What percent of guests should you expect to attend your wedding? The data is in.

The Big Question: What percent of guests should you expect to attend your wedding?

In the newest of our series on RSVP wedding-related questions, we had Mark the Intern crunch the numbers on a gaggle of wedding RSVPs received by RSVPify users this year to find the average percentage of guests expected to attend or decline your invitation.

Last week, we put Mark to the test trying to find a definitive, data-driven answer to the timeless question of how much time to allow guests to return their RSVP responses. After experiencing Mark’s number-crunching prowess for the first time, we were hungry for more and gave Mark an entirely new task to work on.

Mark went back to the drawing board to analyze a new set of RSVP responses to answer this week’s Big Question: How many people on your guest list, on average, can you actually expect to attend or decline to attend an upcoming event? We realized that this question long pre-dated online wedding RSVPs – heck, probably since the Romans and Greeks were sending out invitations to their bacchanal parties and festivities (well, it’s romantic to think so anyway, right?).

We went about this in a specific way. By analyzing the total number of positive (i.e. “Yes, I’ll be there!”) RSVPs, we could analyze a specific ratio of guests for an average event that you can expect to say yes (or no, or simply not respond, which we counted as a no for our purposes here). Now, of course the methodology and conclusions we reached contain a few caveats, which we will explain below. However, by analyzing thousands of guest lists and events created on our guest list management platform over the past year, we think we’ve been able to come up with some helpful data that can give you a general idea on what to expect from your overall guest list while waiting for those RSVPs to come back to you.

The Results

83% of wedding invitees will typically accept a wedding invitation

On average, 83 percent of guests indicated that they were coming to our users’ weddings while 17 percent of invitees declined their invitation. In other words, if you have a 100-person guest list, you can expect 83 guests on your big day and 17 people to decline. Of course, a number of factors will affect how many guests actually attend YOUR wedding day. One of the biggest factors is location. If you are having a destination wedding or most of your invitees will need to travel, you can expect a higher number of declines.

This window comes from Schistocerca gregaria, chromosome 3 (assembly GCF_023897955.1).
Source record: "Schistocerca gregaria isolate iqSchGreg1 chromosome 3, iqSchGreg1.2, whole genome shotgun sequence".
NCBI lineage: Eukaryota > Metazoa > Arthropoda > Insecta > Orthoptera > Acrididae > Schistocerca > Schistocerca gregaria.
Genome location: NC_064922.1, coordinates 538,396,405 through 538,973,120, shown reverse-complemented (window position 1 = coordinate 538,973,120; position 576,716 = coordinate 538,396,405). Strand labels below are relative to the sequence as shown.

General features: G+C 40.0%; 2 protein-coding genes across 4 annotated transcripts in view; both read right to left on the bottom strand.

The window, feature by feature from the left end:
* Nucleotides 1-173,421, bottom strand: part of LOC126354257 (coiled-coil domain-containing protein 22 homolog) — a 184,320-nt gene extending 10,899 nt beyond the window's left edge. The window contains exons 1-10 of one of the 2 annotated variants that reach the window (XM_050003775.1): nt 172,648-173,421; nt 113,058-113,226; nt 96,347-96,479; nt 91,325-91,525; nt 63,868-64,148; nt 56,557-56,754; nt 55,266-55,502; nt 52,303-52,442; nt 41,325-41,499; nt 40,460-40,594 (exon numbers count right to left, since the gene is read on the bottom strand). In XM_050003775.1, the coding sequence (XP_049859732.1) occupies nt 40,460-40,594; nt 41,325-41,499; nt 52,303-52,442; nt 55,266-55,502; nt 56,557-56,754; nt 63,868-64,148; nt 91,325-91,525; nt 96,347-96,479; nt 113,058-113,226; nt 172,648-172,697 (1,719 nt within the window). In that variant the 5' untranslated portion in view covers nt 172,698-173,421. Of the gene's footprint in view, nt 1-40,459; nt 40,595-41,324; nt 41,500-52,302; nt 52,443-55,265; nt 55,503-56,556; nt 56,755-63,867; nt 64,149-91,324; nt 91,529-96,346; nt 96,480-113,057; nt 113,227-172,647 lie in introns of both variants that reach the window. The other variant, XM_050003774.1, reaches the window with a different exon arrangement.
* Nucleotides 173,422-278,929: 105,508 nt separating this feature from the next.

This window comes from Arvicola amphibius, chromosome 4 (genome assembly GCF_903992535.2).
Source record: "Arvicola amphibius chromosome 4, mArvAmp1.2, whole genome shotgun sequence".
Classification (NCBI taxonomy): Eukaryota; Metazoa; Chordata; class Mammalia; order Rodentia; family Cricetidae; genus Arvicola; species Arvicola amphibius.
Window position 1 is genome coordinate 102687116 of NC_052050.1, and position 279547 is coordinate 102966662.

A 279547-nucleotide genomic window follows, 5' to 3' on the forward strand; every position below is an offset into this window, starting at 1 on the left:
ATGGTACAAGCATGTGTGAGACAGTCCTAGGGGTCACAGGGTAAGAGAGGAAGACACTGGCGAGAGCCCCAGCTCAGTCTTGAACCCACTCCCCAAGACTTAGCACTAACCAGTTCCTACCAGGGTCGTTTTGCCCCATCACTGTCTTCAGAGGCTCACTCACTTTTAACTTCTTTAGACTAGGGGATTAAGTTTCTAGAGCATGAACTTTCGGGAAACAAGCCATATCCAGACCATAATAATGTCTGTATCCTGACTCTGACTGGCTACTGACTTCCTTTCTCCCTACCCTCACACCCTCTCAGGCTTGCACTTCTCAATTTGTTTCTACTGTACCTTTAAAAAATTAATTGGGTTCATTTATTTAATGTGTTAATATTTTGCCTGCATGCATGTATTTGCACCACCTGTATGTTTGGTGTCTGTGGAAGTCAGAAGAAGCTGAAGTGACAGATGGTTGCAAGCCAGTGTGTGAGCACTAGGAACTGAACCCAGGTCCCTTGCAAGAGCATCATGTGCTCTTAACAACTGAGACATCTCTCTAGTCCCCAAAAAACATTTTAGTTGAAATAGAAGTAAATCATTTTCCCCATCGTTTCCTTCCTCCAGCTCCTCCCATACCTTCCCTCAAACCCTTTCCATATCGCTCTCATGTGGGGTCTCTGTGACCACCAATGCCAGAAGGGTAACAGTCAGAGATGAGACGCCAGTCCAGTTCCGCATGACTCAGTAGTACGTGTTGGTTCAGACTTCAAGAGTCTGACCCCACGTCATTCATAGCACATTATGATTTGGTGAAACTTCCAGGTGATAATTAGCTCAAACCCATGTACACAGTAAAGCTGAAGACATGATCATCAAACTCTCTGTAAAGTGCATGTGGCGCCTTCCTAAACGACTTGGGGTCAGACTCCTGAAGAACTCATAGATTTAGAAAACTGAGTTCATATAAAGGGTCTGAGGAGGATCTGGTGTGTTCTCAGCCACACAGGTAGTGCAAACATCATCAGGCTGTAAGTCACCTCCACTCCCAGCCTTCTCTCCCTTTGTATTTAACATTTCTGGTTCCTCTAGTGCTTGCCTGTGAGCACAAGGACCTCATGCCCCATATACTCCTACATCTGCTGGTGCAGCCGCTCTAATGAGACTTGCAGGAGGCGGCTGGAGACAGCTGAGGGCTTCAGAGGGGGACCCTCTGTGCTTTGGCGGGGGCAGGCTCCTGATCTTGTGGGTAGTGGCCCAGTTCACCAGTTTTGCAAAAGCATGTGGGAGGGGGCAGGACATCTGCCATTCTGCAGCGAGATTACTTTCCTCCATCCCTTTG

With this information and the insights that come with it in mind, here’s few tips that could help to maximize your positive RSVP responses and help shift the ratio for your own event. Remember, there are numerous factors that can contribute to the amount of positive RSVPs you can expect to receive (well, if you want to, of course) – so keep in mind that these are some general suggestions that should help, but may not ensure increased responses to your event.

How to maximize your wedding acceptance rate with online rsvps

Data-Driven Tips for Maximizing Your Wedding’s Acceptance Rate

1. Get invitations out early!

We know, we tell you this so much that at this point we’re sure you’re sick of hearing it. Even if you’re sending traditional paper invitations but choosing to collect RSVPs online, it’s smart to give yourself a buffer. As you can imagine, the amount of people who positively RSVP to your event will be directly affected by how much advance notice you can give them to work within their personal schedules. Sure, we know anyone would be crazy for missing your special day! But that said, the more advanced notice and early instruction you can give to your guests (who in most cases, will vary significantly by age, demographic, distance, and technological prowess), the better a chance of increasing your positive RSVP wedding responses.

2. Consider your wedding RSVP wordingiphone displaying wedding invitation with RSVP button

While there isn’t a ton of flexibility to be had in the messaging you include involving returns of an RSVP, explicitly spelling out a response date and including a polite but firm reminder of why this deadline is fixed is always a good idea.

By putting special thought in to your wedding RSVP wording (don’t worry, we already put out a helpful guide with tips on this), you can help to ensure your guests are clear and mindful of why and when you need these responses back.

3. Consider ahead of time who may have issues responding

As was mentioned earlier, in the age of the online wedding RSVP, many guests can be sabotaged simply by the technology required to complete the process. If you have relatives who you know to be particularly tech-averse, consider following up with them or contacting them specifically to ensure they can respond accurately and quickly. And hey, they’d probably be happy to hear from you and talk your ear off about the wedding anyway! Check out our recent post for tips on how to help your older and/or less tech-savvy guests with the online RSVP process.

4. Craft your guest list to minimize the issues

While many people face a problem specifically with limiting a guest list to a fixed number that they can actually afford to entertain and feed, it’s worth considering this issue as well while developing your guest list with your fiancee and families. If a person is hovering on that “maybe we shouldn’t” cut line, consider whether you might have these issues with them ahead of time. Maybe it is worth it, difficult as the choice may be, to save yourself the indecision of someone like this before the process begins?


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